special aerobics demonstration. (Dress
Oct. 22, 7 p.m. Jewish Center Youth planning and
American Zionist mobile program.
Classes Slated at the JCC
Ballet and Tap class (5-8
years), Thursday, 5 to 6 p.m. Ad-
vanced Tap Ballet and Jazz class
(7-10 years), Monday 5 to 6 p.m.,
Nicki Blacker, instructor.
Jewish Arts and Crafts (3-5
years), Thursday, 4 to 5 p.m.;
Monday, 4 to 5 p.m. (4-7 years),
Helen Wertell, instructor.
New offerings: Monday, 4 to 5
p.m. (4-7 years) Creative Fantasy
Exploring the world of
children's literature through
storytelling and art. Class began
Oct. 6. Sondra Bear, certified
Florida state art instructor.
Elementary crafts, Thursday,
4 to 6 p.m. (7-10 years), weaving,
print making, ceramics and
macrame. Class began Thursday,
Oct. 9. Sondra Bear, certified
Florida state art instructor.
Senior Friendship Club meets
Monday, 1 to 4 p.m., Thursday, 1
to 4 p.m. Irving Silverman,
The Neighborly Center Kosher
Congregate Dining Program is
scheduled for seniors.
JCC Center Stage Players met
Oct. 7 at 7:30 p.m. at the Jewish
Community Center. Cast call for
"Paris Is Out" on Monday, Nov.
3, Thursday, Nov. 6, Sunday.
Nov. 9. Drew Lucido, director;
Nory Pearl, producer.
Special Friday Trip Planned
The Jewish Community Center
ia planning an adventure on
Friday, Octl7. A trip is planned
to "Kiddies Fairyland" at Lowry
Park in North Tampa, where
participants will visit the animals
and amusements, and have a
train ride. A picnic lunch will be
Qualified supervisory per-
sonnel will attend with the
children. The time is 10-4 p.m.
Extended day care will be
available for working parents
from 8:30 a.m. 5 p.m.. The
children must bring a dairy
lunch. Snacks and drinks will be
provided by the JCC.
Cost includes transportation,
all admissions, drinks and
snacks. Age 5-12 are invited.
Features Will Resume
Due to the early publication date, some regular features
were omitted from this edition. They will be resumed next

Page 6
The Jewish Floridian of Pinellas County
Friday, October
10. wi
The Kosher Kitchen
If you want to try an unusual cake, try this Chocolate
Kraut Cake that Adele Morris has sent to us.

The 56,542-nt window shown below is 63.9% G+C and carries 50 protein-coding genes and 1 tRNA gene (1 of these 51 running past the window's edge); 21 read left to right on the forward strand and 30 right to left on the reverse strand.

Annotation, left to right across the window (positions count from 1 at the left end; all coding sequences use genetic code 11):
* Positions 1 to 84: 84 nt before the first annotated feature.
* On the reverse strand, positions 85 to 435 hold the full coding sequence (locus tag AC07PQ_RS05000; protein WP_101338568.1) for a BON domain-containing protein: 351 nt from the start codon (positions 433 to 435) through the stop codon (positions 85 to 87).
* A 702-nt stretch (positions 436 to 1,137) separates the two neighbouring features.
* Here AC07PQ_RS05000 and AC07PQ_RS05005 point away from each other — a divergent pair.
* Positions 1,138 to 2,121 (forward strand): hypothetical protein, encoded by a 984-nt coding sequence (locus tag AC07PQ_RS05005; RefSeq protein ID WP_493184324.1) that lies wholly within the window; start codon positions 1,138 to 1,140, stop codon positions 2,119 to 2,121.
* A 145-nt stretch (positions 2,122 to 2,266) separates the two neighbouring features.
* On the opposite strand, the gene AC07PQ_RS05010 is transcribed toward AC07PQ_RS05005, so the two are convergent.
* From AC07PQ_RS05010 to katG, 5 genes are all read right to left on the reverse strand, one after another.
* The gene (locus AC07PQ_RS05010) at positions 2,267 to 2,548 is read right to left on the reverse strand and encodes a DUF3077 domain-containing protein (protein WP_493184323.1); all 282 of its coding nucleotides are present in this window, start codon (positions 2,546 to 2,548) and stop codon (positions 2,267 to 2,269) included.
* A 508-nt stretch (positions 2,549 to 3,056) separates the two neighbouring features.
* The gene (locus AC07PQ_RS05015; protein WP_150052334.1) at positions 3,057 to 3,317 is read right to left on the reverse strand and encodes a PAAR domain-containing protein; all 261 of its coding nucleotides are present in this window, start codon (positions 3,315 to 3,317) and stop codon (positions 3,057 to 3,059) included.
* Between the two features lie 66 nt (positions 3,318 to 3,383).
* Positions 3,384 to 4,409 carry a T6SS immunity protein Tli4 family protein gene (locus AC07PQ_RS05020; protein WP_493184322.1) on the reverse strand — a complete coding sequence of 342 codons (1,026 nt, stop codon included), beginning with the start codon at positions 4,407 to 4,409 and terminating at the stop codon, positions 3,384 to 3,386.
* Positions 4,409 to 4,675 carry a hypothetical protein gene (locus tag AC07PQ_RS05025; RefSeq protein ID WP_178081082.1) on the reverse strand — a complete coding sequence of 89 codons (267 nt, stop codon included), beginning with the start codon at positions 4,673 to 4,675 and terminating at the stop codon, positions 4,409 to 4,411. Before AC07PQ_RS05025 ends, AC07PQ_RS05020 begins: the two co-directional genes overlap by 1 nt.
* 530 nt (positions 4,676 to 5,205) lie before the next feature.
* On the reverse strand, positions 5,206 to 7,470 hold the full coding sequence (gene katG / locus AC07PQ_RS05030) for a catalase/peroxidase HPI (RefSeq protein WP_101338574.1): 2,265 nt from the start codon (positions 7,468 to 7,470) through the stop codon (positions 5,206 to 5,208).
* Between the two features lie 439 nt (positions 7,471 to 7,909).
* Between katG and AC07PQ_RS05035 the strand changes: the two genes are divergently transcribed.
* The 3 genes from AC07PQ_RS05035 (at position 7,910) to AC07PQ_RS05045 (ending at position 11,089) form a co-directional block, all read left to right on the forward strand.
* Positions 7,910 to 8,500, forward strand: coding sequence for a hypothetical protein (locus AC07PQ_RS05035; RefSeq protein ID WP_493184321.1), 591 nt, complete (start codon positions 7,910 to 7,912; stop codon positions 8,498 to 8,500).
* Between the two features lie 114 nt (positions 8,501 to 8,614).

1 cup Sauerkraut
2/3 cup Margarine
1 '/t cups sugar
3 Eggs
1 tsp. Vanilla
'-i cup cocoa
2' 4 cuds Flour
1 Tap. Baking Powder
1 Tsp. Baking Soda
'.4 Tsp. Salt
1 cup Water
Rinse sauerkraut very well in hot water, drain thoroughly
and chop. Should be about 2/3 cup chopped kraut. In a bowl,
cream the margarine and sugar. Add the eggs one at a time
beating after each addition. Add vanilla. Sift the cocoa, flour,
baking powder, baking soda and salt. Add the dry ingredients
alternately with the water to the creamed mixture. Add the
sauerkraut last. Bake in two 8-inch greased baking pans or a
9x13 pan. Bake at 350 deg. for 30 minutes or until done when
tested with a toothpick. The cake is parve, needs no frosting,
and is delicious.
Interfath Fellowship Meet
At B'nai Israel Synagogue
Church Women United of
Greater St. Petersburg "Inter-
faith Fellowship Meeting" will be
held at Congregation B'nai Israel
Synagogue. 301 59th St.. North,
St. Petersburg, on Monday. Oct.
13 from 9 a.m. to noon. There will
be a synagogue tour led by Rabbi
Jacob Luski Jrom Congregation
B'nai Israel.
Guest speaker will be Russell
Johnson, a foreign affairs co-
ordinator of the American
Friends Service Committee for
the past 30 years. Johnson has
just returned from a peace
mission and tour of the Soviet
Union. The topic is: "Building a
Peaceful Society: A Dialogue.'
He will discuss with us the pos-
sibilities of national and local
peace efforts.
Discussion groups will be held
and led by clergy representing
various places of worship in St.
Petersburg. Refreshments will be
All women's groups
respresented have been asked to
come up with a centerpiece using
the theme: "Declare God's works
among all nations: His mar-
velous works among all peoples."
I'sulms 06:3. These centerpieces
will be displayed at the SPIFF in
early 1981.
We look forward to having you
join us on Oct. 13, so please make
sure to circle this date on your
Beth El Breakfast Forum
The Sunday Morning Break-
fast Forum at Temple Beth El,
St. Petersburg, will have as a
guest speaker Thomas Churchill
Dunn on Oct. 12. The meetings
take place at the Rothman Social
Hall and breakfast begins at 10
am. The cost is $2.50 per person.
The public is invited and may
attend after breakfast just to
hear the speaker.
Dunn, a graduate of Boca
Ciega High School, the Univer-
sity of Virginia and the Univer-
sity of Florida College of Law. as
a Captain in the U.S. Air Force
before entering into the practice
of law in St. Petersburg. Dunn is
a Deacon at the Palm Lake
Christian Church, and has been
active in community affairs. He
is married, the father of two
children and a long-distance run-
ning enthusiast. He and his wife
are leaders in Marriage Fin-
counter. The subject of Dunn's
talk will be "Baron von
Steuben: America's Forgotten
Hebrew Classes to Begin Oct. 3
Learning is not just for kids. It
is a lifetime of adventure into the
mysteries of the world about us.
Congregation Beth Sholom.
Gulf port, through its chairperson
of the Adult Study Committee,
Doris Kushner, reports that one
of its aventures into the world of
Jewish and Hebrew learning will